A third idea to consider would be for you to sign a mortgage to her.  First she buys the house in her name and signs the mortgage from the bank.  Then after the dust settles and you're ready, you sign a mortgage with your fiance as the lender, for half the amount owed to the bank, and in return at the same time your fiance would sign a new deed putting the house in both your names.  You'd then go and record both those documents in the county property records.  But before you do that you should probably check whether it would violate the terms of her mortgage from the bank, just to make sure.

  • Thu, Nov 6 2014 8:48 AM In reply to

    • Drew
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    Re: Texas Community property vs Separate property - Homestead

    Ouch ..at least as this layman reads RE deals if the property is acquired prior to marriage in just her name then the tables are tilted for it to,be and remain her separate property.

    To,later argue that you hold,some,sort of equitable title may be an expensive uphill and uncertain quest IF things hit any rocks.

    Simply put if you are on the deed jwros you are protected, if you are not on the deed you are at major risk. 

    Now what the lenders may say is a different can of worms ..but I read your post in terms of how to protect your share not how to protect lenders. 



  • Thu, Nov 6 2014 8:59 AM In reply to

    Re: Texas Community property vs Separate property - Homestead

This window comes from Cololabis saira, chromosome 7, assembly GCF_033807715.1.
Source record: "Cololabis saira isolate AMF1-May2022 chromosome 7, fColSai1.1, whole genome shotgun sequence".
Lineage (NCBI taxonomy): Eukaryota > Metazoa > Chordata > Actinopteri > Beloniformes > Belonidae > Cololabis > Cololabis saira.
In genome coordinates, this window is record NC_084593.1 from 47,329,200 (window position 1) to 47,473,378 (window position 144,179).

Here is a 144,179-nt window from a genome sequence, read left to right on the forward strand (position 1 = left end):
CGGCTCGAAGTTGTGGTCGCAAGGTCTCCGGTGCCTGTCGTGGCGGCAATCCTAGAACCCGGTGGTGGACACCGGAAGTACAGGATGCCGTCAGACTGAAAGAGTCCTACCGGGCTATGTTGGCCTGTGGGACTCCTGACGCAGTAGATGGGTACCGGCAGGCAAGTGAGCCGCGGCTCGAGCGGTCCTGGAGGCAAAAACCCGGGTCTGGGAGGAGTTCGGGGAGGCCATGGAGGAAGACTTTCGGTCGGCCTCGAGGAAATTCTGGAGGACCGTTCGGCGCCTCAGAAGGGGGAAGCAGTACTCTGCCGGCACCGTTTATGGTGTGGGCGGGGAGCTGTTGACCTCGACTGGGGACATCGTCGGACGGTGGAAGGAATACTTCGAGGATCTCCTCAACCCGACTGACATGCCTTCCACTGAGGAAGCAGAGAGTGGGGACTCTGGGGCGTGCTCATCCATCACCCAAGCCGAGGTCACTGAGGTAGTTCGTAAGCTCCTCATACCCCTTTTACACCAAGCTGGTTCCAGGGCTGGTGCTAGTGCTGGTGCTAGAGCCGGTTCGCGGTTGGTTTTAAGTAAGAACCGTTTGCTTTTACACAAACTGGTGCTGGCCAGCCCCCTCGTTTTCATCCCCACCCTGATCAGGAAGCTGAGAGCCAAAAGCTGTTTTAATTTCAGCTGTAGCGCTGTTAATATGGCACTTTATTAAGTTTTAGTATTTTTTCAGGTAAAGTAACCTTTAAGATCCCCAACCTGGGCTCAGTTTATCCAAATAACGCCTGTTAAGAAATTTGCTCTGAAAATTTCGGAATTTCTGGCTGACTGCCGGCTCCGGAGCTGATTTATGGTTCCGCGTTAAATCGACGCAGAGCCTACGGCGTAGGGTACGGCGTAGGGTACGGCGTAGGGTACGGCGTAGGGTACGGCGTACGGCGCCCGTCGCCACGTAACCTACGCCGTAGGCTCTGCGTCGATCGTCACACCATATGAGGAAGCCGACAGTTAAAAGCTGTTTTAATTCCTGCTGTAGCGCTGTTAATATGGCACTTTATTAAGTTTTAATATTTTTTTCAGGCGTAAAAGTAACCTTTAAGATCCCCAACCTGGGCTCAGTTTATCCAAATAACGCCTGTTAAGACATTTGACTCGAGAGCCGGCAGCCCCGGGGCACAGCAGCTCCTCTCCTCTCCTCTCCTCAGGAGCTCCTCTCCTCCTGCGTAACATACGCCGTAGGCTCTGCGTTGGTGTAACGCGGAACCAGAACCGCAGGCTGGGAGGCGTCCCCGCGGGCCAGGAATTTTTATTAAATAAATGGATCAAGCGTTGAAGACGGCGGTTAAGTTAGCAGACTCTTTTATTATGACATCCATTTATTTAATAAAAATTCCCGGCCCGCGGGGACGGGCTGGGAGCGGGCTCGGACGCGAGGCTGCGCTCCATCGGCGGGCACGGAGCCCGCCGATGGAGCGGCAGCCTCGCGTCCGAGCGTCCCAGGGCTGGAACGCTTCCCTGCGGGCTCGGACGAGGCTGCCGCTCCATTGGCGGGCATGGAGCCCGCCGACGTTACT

You need to look at this as if you were getting divorced.  Not only would you have all the normal emotional stuff that goes along with a divorce, you'll be dealing with an adversary who is a lawyer, which means you'll be at a distinct disadvantage.

    With that said, it may be wise at this point to consult with a local attorney about what you are intending to do.  At the time you purchase the property, you'll simply be joint owners (you didn't clearly say, but I assume both names will be on title), and that won't change just because you get married or file a homestead declaration (it could, however, change, if, after the marriage, you deed the property to yourselves as husband and wife/community property).  However, if community property funds will be used to pay the mortgage, then the marital community will acquire an interest in the property.

  • Thu, Nov 6 2014 9:29 AM In reply to

    • Arthur3
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    Re: Texas Community property vs Separate property - Homestead

    ForestY:
     If I am putting in half of the money for the down payment, and paying half of the mortgage, what claim do I have to the property if we split up before the marriage or divorce at some point down the road.  

    Unless your name is on the deed, none! If your not married your just a renter.

     

     

  • Thu, Nov 6 2014 9:51 AM In reply to

    • Kivi
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    Re: Texas Community property vs Separate property - Homestead

    Realistically, you need to be on the deed to have an ownership interest. Lender may insist that you also be on the note.